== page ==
Cash-strapped schools are being pushed into financial ruin by soaring debts owed to the private firms that funded their buildings, Schools Week can exclusively reveal.
Takeovers of underperforming schools have also stalled due to the hefty costs associated with the contracts.
Annual repayments in some schools with private finance initiative (PFI) contracts have soared by £125,000, forcing staffing cuts to balance their books. In others, costs are escalating at a rate of around £30,000 each year – the salary of an average teacher.
Schools in Stoke-on-Trent are locked into 25-year contracts to pay off a consortium of private companies who funded new buildings and refurbishments in 2000 as part of a £153 million deal with Stoke council.
One of the schools, Birches Head Academy (pictured above), is paying more than £380,000 a year on PFI costs – up by more than £125,000 in just four years.
Roisin Maguire, the academy’s consultant headteacher, said: “When schools are having to make people redundant to pay huge PFI contracts, then something is wrong.”
She described the contract as “unsustainable” as the costs were based on the school being funded for a full quota of pupils. At present only 60 per cent of places are filled at the school.
St Joseph’s College, where Ms Maguire is headteacher, is considering sponsoring Birches Head to get it back on track but she said the governors “don’t want to take on a financial liability”.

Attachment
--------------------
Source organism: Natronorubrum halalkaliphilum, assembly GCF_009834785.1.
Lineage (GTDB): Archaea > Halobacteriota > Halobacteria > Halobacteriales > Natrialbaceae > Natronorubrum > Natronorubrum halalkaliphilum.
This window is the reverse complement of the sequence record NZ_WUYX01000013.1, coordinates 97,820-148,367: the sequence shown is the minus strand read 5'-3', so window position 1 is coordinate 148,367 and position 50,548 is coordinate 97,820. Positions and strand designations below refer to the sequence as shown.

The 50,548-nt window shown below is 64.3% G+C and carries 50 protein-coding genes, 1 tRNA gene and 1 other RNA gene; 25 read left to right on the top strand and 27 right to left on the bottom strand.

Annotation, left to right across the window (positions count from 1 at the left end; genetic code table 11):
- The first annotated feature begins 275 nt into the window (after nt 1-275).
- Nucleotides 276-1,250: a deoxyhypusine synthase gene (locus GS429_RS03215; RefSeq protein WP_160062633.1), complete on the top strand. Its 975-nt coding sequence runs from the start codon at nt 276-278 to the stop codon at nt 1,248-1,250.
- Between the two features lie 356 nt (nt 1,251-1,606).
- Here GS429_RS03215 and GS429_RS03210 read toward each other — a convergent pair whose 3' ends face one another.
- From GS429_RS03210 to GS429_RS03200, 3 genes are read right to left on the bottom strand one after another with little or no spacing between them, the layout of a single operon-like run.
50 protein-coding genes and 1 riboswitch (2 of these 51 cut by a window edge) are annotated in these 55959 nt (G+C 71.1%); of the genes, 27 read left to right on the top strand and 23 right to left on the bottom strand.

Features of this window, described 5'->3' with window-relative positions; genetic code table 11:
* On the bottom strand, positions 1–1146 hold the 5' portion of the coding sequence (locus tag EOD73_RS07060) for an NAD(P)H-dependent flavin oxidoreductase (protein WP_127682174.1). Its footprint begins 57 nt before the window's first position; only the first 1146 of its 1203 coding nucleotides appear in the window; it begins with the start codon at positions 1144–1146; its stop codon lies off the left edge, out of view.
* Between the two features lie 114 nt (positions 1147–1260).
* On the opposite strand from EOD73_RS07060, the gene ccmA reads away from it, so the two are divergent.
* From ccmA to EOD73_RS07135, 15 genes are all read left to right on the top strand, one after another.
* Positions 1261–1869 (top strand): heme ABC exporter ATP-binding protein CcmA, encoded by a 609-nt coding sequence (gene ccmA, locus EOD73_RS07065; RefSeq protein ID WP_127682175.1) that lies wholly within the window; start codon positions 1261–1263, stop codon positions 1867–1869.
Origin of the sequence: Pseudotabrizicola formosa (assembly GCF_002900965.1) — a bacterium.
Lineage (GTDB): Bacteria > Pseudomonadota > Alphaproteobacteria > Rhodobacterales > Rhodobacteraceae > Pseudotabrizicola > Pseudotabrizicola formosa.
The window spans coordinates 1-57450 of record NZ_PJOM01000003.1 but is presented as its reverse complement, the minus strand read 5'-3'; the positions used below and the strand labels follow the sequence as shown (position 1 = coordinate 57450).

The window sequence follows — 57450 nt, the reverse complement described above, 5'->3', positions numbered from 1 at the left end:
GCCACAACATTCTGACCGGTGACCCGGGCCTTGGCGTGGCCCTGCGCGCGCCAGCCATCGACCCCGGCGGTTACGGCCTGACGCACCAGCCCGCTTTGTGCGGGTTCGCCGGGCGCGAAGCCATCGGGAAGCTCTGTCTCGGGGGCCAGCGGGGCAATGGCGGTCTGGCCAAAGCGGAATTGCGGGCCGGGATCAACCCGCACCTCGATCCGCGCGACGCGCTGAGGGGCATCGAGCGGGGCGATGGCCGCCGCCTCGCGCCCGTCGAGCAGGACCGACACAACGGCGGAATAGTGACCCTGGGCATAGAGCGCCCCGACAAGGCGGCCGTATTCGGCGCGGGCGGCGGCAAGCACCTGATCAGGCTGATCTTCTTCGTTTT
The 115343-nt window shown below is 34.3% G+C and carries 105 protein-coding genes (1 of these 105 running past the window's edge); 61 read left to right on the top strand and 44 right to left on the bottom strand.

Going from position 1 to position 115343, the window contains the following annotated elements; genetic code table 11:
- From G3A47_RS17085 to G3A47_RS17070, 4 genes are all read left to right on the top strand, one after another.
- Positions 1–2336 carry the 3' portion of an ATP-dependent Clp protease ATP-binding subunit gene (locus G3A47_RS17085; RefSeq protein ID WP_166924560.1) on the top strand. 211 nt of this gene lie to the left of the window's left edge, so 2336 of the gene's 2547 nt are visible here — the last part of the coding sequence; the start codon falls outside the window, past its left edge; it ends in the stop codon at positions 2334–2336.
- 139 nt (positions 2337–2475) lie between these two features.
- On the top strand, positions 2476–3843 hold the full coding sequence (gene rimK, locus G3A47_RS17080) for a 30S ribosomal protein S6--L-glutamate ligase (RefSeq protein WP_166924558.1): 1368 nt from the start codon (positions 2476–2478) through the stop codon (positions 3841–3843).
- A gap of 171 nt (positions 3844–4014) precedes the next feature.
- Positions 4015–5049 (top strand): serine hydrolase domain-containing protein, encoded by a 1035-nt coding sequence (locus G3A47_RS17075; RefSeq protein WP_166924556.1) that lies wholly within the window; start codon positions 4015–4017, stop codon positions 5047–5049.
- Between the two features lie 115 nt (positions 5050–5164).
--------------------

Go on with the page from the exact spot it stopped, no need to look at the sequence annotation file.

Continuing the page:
Elsewhere in the city, Ormiston Academies Trust (OAT) is the preferred sponsor to take over two schools said to be struggling financially, Sandon College and Packmoor Primary.
But the takeover has been delayed as the trust investigates the PFI costs lumped with the schools. The yearly rise in PFI costs at Sandon – which is in special measures – is believed to be the equivalent of funding one maths teacher.
A large chunk of the cost increase faced by the school is to make up for an estimated shortfall in funds after it was reported the council could run out of money to pay for the contract – six years before the deal was due to ends.
Professor Toby Salt, OAT chief executive, has written to schools minister Lord Nash this week to raise his concerns.
But the problem isn’t confined to Stoke.
Using public records, Schools Week uncovered 128 academies paying almost £70 million in the 2013-14 financial year on PFI costs, which is an average of more than £500,000 per school.
The figures suggest the cost of contracts at some schools rocketed by nearly £200,000 in just 12 months – the equivalent of three senior leaders’ wages.
Total amounts paid to private firms under the deals will be even higher as costs for local authority schools are not centrally available and were not included in the analysis.
In Stoke’s case, the PFI scheme was set up by the local authority and private firm Balfour Beatty. It is now run by a dedicated PFI company called Transform Schools.
The Financial Times reported that Balfour sold its stake in four school PFI projects – including Stoke – to infrastructure investment company Innisfree in 2013. The paper said that Balfour made a gain of nearly £24.4 million on its equity in the projects.
Ms Maguire said the PFI repayments were forcing Stoke schools to cut costs: “Something is going to have to give. It’s coming to a head.”
Two school leaders we spoke to described the PFI contracts as “toxic”. Another couldn’t publicly speak about his school’s contract because he said it had a gagging clause.